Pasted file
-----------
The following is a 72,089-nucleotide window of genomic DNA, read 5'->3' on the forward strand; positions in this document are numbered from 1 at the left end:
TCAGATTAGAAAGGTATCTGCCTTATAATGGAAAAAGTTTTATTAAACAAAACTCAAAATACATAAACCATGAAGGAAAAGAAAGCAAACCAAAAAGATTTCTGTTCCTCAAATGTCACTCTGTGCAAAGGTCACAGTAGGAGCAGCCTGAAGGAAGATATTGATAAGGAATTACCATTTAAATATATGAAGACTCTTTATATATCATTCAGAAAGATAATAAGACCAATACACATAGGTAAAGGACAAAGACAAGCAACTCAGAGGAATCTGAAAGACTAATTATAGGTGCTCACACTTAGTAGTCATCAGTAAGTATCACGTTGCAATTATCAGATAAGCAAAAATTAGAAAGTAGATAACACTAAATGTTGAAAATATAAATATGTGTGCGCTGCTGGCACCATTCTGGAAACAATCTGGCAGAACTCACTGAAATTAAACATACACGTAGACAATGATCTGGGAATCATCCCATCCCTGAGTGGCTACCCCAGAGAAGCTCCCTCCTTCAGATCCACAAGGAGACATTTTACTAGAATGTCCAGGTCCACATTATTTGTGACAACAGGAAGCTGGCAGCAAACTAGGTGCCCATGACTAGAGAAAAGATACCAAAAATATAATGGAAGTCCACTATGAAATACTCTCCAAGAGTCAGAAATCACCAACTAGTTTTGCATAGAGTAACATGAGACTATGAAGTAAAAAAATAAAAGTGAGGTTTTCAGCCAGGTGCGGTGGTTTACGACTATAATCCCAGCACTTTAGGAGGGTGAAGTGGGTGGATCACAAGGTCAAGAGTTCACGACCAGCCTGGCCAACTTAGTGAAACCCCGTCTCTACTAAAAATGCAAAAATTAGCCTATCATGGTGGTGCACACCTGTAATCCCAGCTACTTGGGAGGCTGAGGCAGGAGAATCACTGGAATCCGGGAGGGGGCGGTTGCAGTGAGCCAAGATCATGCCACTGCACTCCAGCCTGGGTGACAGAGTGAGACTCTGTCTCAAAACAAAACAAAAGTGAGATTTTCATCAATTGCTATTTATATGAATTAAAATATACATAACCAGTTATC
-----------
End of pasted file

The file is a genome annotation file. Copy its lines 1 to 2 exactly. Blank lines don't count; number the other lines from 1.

The following is a 72,089-nucleotide window of genomic DNA, read 5'->3' on the forward strand; positions in this document are numbered from 1 at the left end:
TCAGATTAGAAAGGTATCTGCCTTATAATGGAAAAAGTTTTATTAAACAAAACTCAAAATACATAAACCATGAAGGAAAAGAAAGCAAACCAAAAAGATTTCTGTTCCTCAAATGTCACTCTGTGCAAAGGTCACAGTAGGAGCAGCCTGAAGGAAGATATTGATAAGGAATTACCATTTAAATATATGAAGACTCTTTATATATCATTCAGAAAGATAATAAGACCAATACACATAGGTAAAGGACAAAGACAAGCAACTCAGAGGAATCTGAAAGACTAATTATAGGTGCTCACACTTAGTAGTCATCAGTAAGTATCACGTTGCAATTATCAGATAAGCAAAAATTAGAAAGTAGATAACACTAAATGTTGAAAATATAAATATGTGTGCGCTGCTGGCACCATTCTGGAAACAATCTGGCAGAACTCACTGAAATTAAACATACACGTAGACAATGATCTGGGAATCATCCCATCCCTGAGTGGCTACCCCAGAGAAGCTCCCTCCTTCAGATCCACAAGGAGACATTTTACTAGAATGTCCAGGTCCACATTATTTGTGACAACAGGAAGCTGGCAGCAAACTAGGTGCCCATGACTAGAGAAAAGATACCAAAAATATAATGGAAGTCCACTATGAAATACTCTCCAAGAGTCAGAAATCACCAACTAGTTTTGCATAGAGTAACATGAGACTATGAAGTAAAAAAATAAAAGTGAGGTTTTCAGCCAGGTGCGGTGGTTTACGACTATAATCCCAGCACTTTAGGAGGGTGAAGTGGGTGGATCACAAGGTCAAGAGTTCACGACCAGCCTGGCCAACTTAGTGAAACCCCGTCTCTACTAAAAATGCAAAAATTAGCCTATCATGGTGGTGCACACCTGTAATCCCAGCTACTTGGGAGGCTGAGGCAGGAGAATCACTGGAATCCGGGAGGGGGCGGTTGCAGTGAGCCAAGATCATGCCACTGCACTCCAGCCTGGGTGACAGAGTGAGACTCTGTCTCAAAACAAAACAAAAGTGAGATTTTCATCAATTGCTATTTATATGAATTAAAATATACATAACCAGTTATC